Centripetal acceleration and tangential acceleration?
A door in a hospital has a pneumatic closer that pulls the door shut such that the doorknob moves with contant speed over most of its path. In this part of its motion:
a) Does the doorknob experience a centripetal acceleration?
b) Does it experience a tangential acceleration?
Hurrying to an emergency, a nurse gives the door a sharp push to the closed door. The door swings open against the pneumatic device, slowing down and then reversing its motion. At the moment the door is open the widest:
c) does the doorknob have a centripetal acceleration?
d)Does it have a tangential acceleration?
- gintableLv 71 decade agoFavorite Answer
Well, for this door situation, it wasn't necessarily stated that it is a rotating door (it could be a sliding door instead). But I will assume it is a rotating door.
A) Yes, the doorknob does experience centripetal acceleration. It is traveling at a constant speed, but it is changing direction. Changing direction while still moving, requires a centripetal acceleration, and is directed toward the door hinge (hence the name).
B) No, The doorknob is a fixed distance from the stationary hinge. The doorknob moves at a constant speed. No change in speed means no acceleration tangent to the path of motion.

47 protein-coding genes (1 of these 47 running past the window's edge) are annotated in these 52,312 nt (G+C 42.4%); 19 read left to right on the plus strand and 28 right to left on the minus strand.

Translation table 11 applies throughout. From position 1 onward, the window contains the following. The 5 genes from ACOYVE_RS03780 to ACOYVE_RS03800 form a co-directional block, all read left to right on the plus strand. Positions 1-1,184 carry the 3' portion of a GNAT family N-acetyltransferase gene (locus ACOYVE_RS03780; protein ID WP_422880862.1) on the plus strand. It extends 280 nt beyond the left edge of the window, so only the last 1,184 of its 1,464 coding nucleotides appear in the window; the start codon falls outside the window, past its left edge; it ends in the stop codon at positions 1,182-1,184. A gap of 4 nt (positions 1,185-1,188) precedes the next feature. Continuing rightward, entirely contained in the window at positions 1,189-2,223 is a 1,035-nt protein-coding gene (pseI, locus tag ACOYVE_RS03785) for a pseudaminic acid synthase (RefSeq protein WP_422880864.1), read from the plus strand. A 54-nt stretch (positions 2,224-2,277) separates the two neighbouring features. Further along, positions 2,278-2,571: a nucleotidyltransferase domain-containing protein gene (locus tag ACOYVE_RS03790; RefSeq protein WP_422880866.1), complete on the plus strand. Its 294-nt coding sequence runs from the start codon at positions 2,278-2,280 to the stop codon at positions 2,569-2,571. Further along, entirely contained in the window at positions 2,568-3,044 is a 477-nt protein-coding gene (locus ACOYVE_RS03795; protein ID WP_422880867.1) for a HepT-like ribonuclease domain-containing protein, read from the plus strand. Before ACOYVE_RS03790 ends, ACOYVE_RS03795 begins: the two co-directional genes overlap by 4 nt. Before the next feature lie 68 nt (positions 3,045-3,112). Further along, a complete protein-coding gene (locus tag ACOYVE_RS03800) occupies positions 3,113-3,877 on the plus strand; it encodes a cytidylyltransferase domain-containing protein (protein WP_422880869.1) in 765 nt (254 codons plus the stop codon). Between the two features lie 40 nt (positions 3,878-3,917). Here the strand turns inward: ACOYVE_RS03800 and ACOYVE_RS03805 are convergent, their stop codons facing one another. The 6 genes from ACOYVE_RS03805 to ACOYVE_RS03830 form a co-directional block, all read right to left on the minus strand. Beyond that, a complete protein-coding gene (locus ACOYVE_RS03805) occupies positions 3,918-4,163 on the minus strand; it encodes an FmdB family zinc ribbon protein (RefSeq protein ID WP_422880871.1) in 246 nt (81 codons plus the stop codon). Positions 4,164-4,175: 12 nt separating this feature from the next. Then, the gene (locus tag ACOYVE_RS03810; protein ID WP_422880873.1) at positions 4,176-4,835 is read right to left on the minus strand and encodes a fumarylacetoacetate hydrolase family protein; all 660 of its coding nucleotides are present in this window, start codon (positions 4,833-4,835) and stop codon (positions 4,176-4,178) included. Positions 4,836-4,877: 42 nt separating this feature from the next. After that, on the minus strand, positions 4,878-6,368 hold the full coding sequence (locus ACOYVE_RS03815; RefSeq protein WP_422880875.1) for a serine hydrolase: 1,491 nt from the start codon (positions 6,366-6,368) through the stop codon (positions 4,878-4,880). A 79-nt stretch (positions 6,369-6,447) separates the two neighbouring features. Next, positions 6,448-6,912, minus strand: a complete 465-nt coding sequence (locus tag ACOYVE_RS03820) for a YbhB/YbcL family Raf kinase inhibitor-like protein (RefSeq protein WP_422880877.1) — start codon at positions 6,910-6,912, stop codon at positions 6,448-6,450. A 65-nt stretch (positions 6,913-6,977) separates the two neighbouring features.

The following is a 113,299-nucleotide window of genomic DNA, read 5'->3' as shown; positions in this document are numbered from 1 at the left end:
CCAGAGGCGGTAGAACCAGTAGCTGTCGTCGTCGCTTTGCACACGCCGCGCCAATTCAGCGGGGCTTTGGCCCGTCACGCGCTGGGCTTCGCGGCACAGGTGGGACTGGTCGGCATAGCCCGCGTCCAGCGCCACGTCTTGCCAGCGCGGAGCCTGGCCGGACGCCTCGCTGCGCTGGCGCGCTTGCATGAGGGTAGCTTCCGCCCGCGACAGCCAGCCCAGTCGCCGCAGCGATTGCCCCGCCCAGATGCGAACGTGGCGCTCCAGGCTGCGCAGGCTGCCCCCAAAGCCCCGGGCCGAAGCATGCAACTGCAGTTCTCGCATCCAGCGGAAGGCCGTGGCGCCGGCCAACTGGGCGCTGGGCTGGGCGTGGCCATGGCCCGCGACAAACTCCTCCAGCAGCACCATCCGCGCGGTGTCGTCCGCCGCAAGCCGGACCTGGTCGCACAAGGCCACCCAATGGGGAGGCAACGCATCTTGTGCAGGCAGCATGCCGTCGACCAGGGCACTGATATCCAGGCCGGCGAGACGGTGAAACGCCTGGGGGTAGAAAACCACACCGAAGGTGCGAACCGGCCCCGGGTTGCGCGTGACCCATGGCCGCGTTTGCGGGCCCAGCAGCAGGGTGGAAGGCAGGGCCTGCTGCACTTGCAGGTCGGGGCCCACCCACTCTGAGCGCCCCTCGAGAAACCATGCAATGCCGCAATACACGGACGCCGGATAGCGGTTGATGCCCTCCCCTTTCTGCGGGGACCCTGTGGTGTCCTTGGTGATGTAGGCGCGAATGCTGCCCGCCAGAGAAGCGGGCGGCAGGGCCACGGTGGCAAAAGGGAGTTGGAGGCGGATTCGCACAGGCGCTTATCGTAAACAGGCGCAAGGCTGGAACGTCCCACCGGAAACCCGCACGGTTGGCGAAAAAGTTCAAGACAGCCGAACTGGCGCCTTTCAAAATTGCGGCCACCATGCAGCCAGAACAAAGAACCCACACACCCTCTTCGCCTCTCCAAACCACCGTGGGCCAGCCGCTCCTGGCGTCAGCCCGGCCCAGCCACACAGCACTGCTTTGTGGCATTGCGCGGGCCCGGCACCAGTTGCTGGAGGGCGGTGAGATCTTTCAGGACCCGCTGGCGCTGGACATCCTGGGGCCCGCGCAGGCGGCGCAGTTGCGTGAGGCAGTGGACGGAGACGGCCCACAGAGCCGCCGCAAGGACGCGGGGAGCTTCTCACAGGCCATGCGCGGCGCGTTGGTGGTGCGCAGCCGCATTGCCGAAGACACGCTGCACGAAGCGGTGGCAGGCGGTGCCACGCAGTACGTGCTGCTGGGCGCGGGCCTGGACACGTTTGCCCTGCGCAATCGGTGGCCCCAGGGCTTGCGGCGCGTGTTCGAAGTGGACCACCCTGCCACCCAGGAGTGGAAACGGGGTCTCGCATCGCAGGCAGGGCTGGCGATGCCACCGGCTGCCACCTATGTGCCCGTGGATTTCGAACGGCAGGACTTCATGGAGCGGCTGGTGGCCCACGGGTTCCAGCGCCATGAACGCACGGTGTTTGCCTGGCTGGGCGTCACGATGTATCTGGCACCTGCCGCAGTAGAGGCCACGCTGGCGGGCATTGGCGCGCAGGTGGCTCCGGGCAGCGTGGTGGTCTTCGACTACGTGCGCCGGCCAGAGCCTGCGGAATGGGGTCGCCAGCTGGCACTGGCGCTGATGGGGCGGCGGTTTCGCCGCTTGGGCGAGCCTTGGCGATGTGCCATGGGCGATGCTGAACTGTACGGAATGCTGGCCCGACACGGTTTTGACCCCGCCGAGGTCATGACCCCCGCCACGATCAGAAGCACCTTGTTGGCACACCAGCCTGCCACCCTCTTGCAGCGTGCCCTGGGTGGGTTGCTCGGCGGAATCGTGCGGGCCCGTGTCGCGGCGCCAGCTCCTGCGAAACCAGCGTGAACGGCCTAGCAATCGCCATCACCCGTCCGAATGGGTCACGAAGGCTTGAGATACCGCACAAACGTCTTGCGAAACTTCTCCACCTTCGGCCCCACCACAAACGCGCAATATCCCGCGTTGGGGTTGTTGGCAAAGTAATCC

C) No. There is no centripetal acceleration, because the doorknob is instantaneously stationary when open at its maximum. Zero velocity = zero centripetal acceleration (formula is a=v^2/r, and v=0) required to change the direction. All acceleration at this point is in the direction of the doorknob's travel direction, and not perpendicular toward the hinge.
D) Yes. The doorknob is reversing at this moment. It is slowing down, then speeding up. The doorknob is undergoing acceleration along its direction of motion, which is the meaning of tangential acceleration.
- PearlsawmeLv 71 decade ago
Since the knob moves with constant speed along an arc of a circle, the acceleration is centripetal acceleration.
Since it has a constant speed it has no tangential acceleration.
Since its instantaneous velocity is zero, it has no centripetal acceleration.
Since it begins its reverse motion from rest, it has a tangential acceleration at that instant.
- 4 years ago
Let w = angular speed, rad/sec Then, at some time t = T, w^2*r = r*(dw/dt), r = radius of bit So, w^2 = 2dw/dt Let a = angular accel. = constant, rad/s^2 w = aT Then, (aT)^2 = 2*(dw/dt) = 2a a = 2/T^2 Let total angle traveled = theta = (a*T^2)/2 Then theta = (a*T^2)/2 = (T^2/2)*(2/T^2) = 1 radian Answer